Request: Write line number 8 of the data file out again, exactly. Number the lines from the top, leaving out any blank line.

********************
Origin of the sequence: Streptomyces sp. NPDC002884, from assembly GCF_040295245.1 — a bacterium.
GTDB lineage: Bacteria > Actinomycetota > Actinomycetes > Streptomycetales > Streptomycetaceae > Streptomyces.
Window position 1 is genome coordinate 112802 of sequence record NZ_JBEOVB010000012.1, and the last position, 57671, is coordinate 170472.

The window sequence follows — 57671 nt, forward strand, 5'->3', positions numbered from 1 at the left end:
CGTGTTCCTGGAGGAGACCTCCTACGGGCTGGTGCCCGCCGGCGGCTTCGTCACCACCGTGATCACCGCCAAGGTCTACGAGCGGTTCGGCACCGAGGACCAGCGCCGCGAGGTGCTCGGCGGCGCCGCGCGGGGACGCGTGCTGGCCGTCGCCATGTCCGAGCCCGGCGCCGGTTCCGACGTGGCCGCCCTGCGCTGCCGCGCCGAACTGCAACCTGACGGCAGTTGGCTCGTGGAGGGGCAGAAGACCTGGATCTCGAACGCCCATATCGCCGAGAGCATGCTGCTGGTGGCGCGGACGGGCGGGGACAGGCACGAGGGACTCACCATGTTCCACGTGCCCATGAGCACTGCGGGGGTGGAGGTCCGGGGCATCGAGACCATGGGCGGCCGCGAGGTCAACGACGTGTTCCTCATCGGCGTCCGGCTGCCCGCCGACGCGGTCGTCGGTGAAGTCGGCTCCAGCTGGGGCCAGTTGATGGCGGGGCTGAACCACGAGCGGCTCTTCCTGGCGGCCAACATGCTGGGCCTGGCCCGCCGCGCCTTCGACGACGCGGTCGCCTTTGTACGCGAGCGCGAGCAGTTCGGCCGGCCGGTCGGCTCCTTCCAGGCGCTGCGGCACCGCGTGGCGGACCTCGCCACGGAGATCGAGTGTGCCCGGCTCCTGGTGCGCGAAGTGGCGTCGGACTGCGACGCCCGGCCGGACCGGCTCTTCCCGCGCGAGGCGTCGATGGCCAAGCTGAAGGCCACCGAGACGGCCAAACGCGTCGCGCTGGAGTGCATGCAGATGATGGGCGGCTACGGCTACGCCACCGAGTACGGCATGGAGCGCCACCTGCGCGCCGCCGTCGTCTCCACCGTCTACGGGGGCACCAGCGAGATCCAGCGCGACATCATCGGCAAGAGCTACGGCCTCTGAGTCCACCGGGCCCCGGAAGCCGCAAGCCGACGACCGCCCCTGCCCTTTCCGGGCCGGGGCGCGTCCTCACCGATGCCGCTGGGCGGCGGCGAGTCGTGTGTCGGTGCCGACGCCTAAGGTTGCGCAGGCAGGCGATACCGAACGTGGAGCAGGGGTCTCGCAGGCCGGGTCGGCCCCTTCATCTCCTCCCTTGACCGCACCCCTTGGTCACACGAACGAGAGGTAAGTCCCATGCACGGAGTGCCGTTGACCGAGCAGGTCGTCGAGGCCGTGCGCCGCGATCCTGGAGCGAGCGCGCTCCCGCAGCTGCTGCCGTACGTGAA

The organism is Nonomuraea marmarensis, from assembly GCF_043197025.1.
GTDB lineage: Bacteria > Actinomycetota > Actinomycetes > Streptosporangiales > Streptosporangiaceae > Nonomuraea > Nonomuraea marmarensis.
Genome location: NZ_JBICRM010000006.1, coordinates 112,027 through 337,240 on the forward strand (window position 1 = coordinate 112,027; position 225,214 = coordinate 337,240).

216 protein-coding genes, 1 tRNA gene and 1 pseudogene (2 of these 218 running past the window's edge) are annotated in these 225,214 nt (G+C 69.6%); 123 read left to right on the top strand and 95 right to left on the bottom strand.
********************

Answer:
Genome location: NZ_JBICRM010000006.1, coordinates 112,027 through 337,240 on the forward strand (window position 1 = coordinate 112,027; position 225,214 = coordinate 337,240).